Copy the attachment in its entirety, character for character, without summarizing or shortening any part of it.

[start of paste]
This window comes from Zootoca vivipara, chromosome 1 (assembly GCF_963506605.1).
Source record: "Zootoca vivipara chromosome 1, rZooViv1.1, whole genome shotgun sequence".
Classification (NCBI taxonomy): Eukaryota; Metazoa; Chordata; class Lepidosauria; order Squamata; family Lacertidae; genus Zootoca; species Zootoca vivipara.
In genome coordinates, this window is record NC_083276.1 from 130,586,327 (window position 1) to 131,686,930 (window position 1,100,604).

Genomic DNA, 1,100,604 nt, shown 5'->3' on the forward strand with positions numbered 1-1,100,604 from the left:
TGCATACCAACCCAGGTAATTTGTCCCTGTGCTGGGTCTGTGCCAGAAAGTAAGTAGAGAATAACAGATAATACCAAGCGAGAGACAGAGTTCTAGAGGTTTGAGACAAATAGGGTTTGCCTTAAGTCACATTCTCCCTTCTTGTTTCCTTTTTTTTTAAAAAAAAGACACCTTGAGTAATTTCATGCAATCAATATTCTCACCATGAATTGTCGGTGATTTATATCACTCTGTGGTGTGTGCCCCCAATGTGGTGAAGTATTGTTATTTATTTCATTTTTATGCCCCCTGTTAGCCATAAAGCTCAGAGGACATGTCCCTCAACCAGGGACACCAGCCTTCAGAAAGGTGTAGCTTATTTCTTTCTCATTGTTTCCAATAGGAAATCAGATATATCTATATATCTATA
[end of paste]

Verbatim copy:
This window comes from Zootoca vivipara, chromosome 1 (assembly GCF_963506605.1).
Source record: "Zootoca vivipara chromosome 1, rZooViv1.1, whole genome shotgun sequence".
Classification (NCBI taxonomy): Eukaryota; Metazoa; Chordata; class Lepidosauria; order Squamata; family Lacertidae; genus Zootoca; species Zootoca vivipara.
In genome coordinates, this window is record NC_083276.1 from 130,586,327 (window position 1) to 131,686,930 (window position 1,100,604).

Genomic DNA, 1,100,604 nt, shown 5'->3' on the forward strand with positions numbered 1-1,100,604 from the left:
TGCATACCAACCCAGGTAATTTGTCCCTGTGCTGGGTCTGTGCCAGAAAGTAAGTAGAGAATAACAGATAATACCAAGCGAGAGACAGAGTTCTAGAGGTTTGAGACAAATAGGGTTTGCCTTAAGTCACATTCTCCCTTCTTGTTTCCTTTTTTTTTAAAAAAAAGACACCTTGAGTAATTTCATGCAATCAATATTCTCACCATGAATTGTCGGTGATTTATATCACTCTGTGGTGTGTGCCCCCAATGTGGTGAAGTATTGTTATTTATTTCATTTTTATGCCCCCTGTTAGCCATAAAGCTCAGAGGACATGTCCCTCAACCAGGGACACCAGCCTTCAGAAAGGTGTAGCTTATTTCTTTCTCATTGTTTCCAATAGGAAATCAGATATATCTATATATCTATA